N.S. TURKEY BOARD STRIKES AGAIN . . .WINTER STORMS FORCE SOME DAIRY FARMERS TO TAKE DRASTIC MEASURES . . . A PRICE TAG ON CARBON AS A CLIMATE RESCUE PLAN . . . DAIRY FARMERS OF N.S. REGIONAL MEETINGS . . .
OTHER NEWS OF INTEREST...
Test Station barn collapsed
Bulls are okay
The long narrow barn at the Maritime Beef Test Station in Nappan, N.S., where bulls are penned prior to the annual sale (this year scheduled for April 4) came down under heavy snow early the week of Feb. 23. No bulls or heifers were in the building at the time. It's reported that the Test Station's tractor and TMR mixer were parked in the barn but by good fortune were not damaged, although it took a good deal of effort to pull them from the wreckage. Manager Kenny Thompson was not immediately available for comment or further information.
N.S. TURKEY BOARD STRIKES AGAIN Source: AtlanticFarmer.com In another move, seen by many as the Nova Scotia Turkey Marketing Board’s effort to wipe out small growers in the province, Larkin Brothers of Prince Edward Island has been informed it may no longer serve a market that’s taken as many as 12,000 poults a year from their farm in Hunter River (read more)
WINTER STORMS FORCE SOME DAIRY FARMERS TO TAKE DRASTIC MEASURES
Source: West Prince Graphic
West Devon dairy farmer, Harold MacNevin, considers himself one of the lucky ones who didn’t have to dump his day’s supply of milk after the recent winter snowstorms that blasted across the Island. However, MacNevin has heard there were as many as two West Prince farmers who weren’t so lucky. MacNevin’s milk was picked up the Wednesday following the storm. “I still had room in my holding tank because I am down on production so that wasn’t really an issue for me,” said MacNevin, dairy farmer and chairman for the Dairy Farmers of P.E.I. “Most of the farmers that had to dump milk because their capacity in their tanks ran out and they just didn’t have enough room.” (read more)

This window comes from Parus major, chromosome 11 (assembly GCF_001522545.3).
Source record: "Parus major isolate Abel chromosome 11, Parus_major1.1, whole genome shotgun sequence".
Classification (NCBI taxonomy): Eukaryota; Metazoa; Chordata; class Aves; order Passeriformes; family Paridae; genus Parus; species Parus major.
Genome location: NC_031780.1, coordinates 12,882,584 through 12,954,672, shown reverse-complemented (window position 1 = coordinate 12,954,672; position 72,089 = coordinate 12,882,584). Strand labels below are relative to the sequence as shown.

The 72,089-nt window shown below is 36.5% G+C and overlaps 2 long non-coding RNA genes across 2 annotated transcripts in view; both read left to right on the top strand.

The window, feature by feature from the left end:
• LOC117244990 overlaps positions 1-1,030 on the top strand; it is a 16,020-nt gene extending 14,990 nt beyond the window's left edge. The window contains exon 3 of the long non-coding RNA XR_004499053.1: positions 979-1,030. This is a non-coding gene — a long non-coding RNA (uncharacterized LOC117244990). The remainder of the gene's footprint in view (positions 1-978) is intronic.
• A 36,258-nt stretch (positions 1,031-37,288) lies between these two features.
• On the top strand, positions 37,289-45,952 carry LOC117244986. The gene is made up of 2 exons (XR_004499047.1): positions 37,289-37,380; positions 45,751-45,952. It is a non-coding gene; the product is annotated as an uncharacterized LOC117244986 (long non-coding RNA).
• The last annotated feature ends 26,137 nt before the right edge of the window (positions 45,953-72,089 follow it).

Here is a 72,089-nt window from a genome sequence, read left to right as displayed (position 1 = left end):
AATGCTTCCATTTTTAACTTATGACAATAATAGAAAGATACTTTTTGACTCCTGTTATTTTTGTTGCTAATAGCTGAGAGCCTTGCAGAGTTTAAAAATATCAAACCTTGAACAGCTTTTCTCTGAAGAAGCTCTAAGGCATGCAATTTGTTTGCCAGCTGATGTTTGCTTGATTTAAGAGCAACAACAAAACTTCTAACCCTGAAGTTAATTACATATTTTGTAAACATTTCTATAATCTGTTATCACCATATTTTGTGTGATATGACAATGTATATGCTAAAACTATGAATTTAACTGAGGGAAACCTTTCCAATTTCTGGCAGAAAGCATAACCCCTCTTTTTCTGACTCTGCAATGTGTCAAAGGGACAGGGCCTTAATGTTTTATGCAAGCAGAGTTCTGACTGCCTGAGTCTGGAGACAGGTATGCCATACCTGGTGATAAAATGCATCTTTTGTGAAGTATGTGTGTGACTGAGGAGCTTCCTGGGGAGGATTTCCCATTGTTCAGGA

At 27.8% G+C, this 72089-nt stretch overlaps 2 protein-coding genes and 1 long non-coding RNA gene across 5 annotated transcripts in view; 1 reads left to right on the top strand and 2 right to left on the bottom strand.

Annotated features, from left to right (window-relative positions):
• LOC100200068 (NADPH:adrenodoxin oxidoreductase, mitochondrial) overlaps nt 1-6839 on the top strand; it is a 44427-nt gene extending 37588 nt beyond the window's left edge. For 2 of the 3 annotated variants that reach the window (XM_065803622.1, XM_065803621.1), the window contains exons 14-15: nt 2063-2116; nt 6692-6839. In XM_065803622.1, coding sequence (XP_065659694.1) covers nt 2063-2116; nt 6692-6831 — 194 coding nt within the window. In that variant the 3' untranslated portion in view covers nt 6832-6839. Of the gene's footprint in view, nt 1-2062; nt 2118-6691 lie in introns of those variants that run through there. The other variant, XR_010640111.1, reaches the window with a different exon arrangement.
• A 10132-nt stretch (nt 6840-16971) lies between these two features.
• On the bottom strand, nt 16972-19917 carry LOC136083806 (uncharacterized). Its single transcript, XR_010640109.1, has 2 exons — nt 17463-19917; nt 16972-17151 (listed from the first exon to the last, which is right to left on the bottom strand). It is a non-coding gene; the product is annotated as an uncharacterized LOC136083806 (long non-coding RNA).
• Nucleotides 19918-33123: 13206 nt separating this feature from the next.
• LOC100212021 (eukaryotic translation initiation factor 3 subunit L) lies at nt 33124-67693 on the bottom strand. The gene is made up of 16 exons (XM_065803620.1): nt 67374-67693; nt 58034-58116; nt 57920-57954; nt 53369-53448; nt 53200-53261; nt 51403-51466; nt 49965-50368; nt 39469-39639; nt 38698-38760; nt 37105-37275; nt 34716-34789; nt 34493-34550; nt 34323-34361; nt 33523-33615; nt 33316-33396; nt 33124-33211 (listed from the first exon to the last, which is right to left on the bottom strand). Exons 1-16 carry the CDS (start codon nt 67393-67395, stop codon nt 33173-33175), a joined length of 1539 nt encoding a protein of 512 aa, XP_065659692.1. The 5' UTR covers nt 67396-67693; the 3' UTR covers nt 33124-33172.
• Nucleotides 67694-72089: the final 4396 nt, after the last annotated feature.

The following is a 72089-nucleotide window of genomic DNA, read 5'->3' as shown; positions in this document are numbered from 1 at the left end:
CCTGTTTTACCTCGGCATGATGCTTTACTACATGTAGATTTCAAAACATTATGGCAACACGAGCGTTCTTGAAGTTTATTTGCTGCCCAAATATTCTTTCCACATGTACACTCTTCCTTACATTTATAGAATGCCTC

A PRICE TAG ON CARBON AS A CLIMATE RESCUE PLAN
Source: New York Times
Bryan T. Pagel, a dairy farmer, watched as a glistening slurry of cow manure disappeared down a culvert. If recycling the waste on his family’s farm would help to save the world, he was happy to go along. Out back, machinery was breaking down the manure and capturing a byproduct called methane, a potent greenhouse gas. A huge Caterpillar engine roared as it burned the methane to generate electricity, keeping it out of the atmosphere. (read more)
DAIRY FARMERS OF N.S. REGIONAL MEETINGS
Source: DFNS The DFNS Board is seeking your input on a P5 pool-wide review of quota policies. This will happen at a series of three Regional Meetings, along with other issue updates, Milk Committee elections, and open microphone time. A formal invitation and background documents will be mailed in early March. (read more)
OTHER NEWS OF INTEREST
IRVING AIMS TO OPEN GOLD AND COPPER MINE IN MAINE
GOOD NEWS: MORE CROPS! BAD NEWS: MORE PLAGUE!
EGG FARMERS OF NOVA SCOTIA ANNUAL MEETING, MARCH 3
CHICKEN PRODUCERS ASSOCIATION OF NOVA SCOTIA ANNUAL MEETING, MARCH 4